Mushrooming labor unions do not benefit workers
Ridwan Max Sijabat The Jakarta Post Jakarta
An expert expressed his deep concern over the huge number of labor unions that have sprung up in the reform era (since 1998), saying that this condition has weakened workers' bargaining power.
"With the existence of 75 labor unions registered with the Manpower and Transmigration Ministry, Indonesia has gone beyond the reform. This has proven that the huge number of labor unions has not benefited workers nor employers," H. Suwarto said while launching his book Hubungan Industri dalam praktek (industrial relations in practice) here on Thursday.
Suwarto, also former director general for industrial relations and labor supervision at the ministry, blamed the elite group for the huge number, since most labor unions did not grow from the grass roots but were established by groups seeking to fight for their own political interests.
"Out of the number, only a few (labor unions) were established by workers to represent them in negotiating with their employers. The remaining majority have few supporters, or are affiliated with certain political parties or certain religious organizations," he said.
According to data provided by the Manpower Ministry, the Confederation of Indonesian-Workers Union (KSPSI) and the Indonesian Prosperous Labor Union, are the only two major unions with two million members or more.
He explained that Indonesia has been "set back" to the period between 1955 and 1959 during which the labor movement was politicized. Almost all labor unions established during this period were closely affiliated with political parties and they did little to advance the conditions of workers.
"The more labor unions there are, the weaker the workers' bargaining position is. Workers have been fragmented into small and weak unions and this condition has confused employers... you can imagine... if an employer has to face ten or twenty unions in negotiating to reach a collective labor agreement (KKB)." he said. He cited the United States, as having more than 100 million workers, but only AFL-CIO, a merged confederation of a huge number of labor unions and professionals' associations.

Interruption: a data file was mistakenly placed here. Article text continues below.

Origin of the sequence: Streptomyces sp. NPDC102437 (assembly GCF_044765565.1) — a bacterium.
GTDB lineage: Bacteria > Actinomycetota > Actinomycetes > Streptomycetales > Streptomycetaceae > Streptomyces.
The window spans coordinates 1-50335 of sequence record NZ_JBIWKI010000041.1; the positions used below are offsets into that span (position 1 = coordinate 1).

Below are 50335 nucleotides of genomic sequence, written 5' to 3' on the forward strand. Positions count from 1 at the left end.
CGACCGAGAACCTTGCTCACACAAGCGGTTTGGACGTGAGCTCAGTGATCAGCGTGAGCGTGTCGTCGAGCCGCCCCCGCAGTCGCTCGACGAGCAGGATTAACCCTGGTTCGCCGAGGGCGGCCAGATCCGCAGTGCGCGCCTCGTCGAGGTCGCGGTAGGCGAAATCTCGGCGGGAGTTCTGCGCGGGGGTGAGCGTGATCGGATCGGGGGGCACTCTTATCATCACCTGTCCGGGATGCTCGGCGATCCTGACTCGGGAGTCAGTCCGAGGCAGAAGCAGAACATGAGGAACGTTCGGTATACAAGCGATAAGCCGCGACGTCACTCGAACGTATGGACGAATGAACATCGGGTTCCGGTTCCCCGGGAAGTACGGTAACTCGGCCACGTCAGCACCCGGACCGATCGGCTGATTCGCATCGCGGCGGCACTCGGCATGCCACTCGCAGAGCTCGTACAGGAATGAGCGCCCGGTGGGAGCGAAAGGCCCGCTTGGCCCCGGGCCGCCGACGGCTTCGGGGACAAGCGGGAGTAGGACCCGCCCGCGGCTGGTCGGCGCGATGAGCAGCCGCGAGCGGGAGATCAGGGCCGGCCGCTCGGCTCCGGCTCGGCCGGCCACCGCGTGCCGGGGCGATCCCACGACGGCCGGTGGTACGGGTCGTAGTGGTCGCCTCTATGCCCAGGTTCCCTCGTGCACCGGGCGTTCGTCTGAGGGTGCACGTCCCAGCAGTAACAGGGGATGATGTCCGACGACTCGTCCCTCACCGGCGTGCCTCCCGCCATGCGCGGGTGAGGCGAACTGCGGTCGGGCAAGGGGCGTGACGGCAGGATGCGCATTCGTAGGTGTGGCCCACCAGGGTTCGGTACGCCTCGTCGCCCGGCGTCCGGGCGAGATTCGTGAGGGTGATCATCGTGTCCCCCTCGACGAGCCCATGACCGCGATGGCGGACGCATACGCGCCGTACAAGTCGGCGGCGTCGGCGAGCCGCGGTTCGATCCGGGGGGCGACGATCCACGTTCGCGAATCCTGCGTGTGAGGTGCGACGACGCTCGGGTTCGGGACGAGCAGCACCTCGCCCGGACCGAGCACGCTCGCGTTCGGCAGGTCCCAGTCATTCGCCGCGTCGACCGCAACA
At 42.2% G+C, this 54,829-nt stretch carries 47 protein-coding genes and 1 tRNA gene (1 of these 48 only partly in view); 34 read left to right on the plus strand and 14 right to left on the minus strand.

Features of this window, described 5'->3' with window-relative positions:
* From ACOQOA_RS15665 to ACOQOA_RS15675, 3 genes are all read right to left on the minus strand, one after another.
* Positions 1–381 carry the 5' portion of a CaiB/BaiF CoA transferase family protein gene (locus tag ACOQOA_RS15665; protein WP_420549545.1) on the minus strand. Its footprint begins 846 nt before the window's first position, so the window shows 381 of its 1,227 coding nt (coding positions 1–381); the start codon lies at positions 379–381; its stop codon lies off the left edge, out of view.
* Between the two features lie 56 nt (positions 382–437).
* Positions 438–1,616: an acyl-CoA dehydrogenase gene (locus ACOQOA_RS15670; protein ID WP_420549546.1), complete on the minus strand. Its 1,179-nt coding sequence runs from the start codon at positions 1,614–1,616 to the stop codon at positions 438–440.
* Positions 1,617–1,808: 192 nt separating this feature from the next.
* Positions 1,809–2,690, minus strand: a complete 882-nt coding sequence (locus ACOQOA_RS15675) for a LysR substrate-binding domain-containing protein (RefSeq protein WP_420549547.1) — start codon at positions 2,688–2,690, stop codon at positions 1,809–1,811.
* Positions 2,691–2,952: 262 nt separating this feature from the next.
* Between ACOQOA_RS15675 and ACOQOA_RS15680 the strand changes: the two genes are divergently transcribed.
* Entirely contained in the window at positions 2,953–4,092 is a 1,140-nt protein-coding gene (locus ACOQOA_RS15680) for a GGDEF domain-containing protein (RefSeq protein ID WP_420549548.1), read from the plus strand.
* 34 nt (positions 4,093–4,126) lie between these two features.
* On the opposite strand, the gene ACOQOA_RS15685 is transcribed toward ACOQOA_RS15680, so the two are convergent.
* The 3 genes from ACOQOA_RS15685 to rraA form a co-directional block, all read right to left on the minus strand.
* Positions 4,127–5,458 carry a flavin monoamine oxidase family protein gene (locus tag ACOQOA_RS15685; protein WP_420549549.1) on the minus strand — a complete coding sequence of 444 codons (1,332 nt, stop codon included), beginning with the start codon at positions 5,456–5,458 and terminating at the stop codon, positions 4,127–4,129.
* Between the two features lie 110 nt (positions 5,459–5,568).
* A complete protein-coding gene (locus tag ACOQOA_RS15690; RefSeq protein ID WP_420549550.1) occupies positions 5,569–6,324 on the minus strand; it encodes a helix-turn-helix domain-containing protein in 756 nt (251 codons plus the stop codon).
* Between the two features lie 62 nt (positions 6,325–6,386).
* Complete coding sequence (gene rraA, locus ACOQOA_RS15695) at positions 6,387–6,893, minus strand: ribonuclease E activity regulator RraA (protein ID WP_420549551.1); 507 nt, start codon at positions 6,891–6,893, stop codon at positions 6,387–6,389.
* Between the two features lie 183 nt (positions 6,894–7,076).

Under former president Soeharto's militaristic-style regime, almost all labor unions were forced to shut down and only the All-Indonesian Workers Union (SPSI) -- established by the regime's kinos (supporters) -- was allowed to represent workers.
"We need one or two labor confederations from the grass roots to represent workers," he added.
Former manpower minister Cosmas Batubara called for the intensified education of workers, to improve their skills both in the work place and in bargaining with employers, two factors he said contribute to the establishment of harmonious industrial relations.
He said that the greater portion of the around-110-million work force in the country had no negotiating skills and most labor activists were also lacking both training and education.
"For example, many industrial disputes have emerged from workers' inability to understand the balance sheets of the companies where they are employed," he said. He concluded that, employers and the government should play an equal role in reaching industrial harmony and a conducive investment climate in the country.
Manpower and Transmigration Minister Jacob Nuwa Wea, stressed that the readiness of both employers and workers was essential in the acceleration of the country's economy and the improvement of workers' social welfare.
"Both workers and employers should have a sense of goodwill, in developing good industrial relations based on the law and the real condition of the companies where they are employed," he said.
Both Suwarto and Cosmas blamed weak law enforcement, besides security issues, for the reluctance of foreign investors to invest in Indonesia and the recent relocation of a number of companies overseas.
"We have a better law to cope with industrial disputes and to provide assurance for investors, but the government has yet to fully enforce it," said Suwarto, referring to the recent industrial dispute in the coal mining company PT Kaltim Prima Coal in Sangatta, East Kalimantan.
According to Cosmas, KPC's workers recently went on strike for weeks, to demand a bonus from the company's sale that they had no right to receive. The government did nothing to prevent the workers from striking, he said.
Suwarto regretted that the workers had acted after winning support from the Kutai administration, which also has an interest in the company.
He said he could understand the management's rejection of the workers' demands, because the workers had made unreasonable demands which they were not entitled to.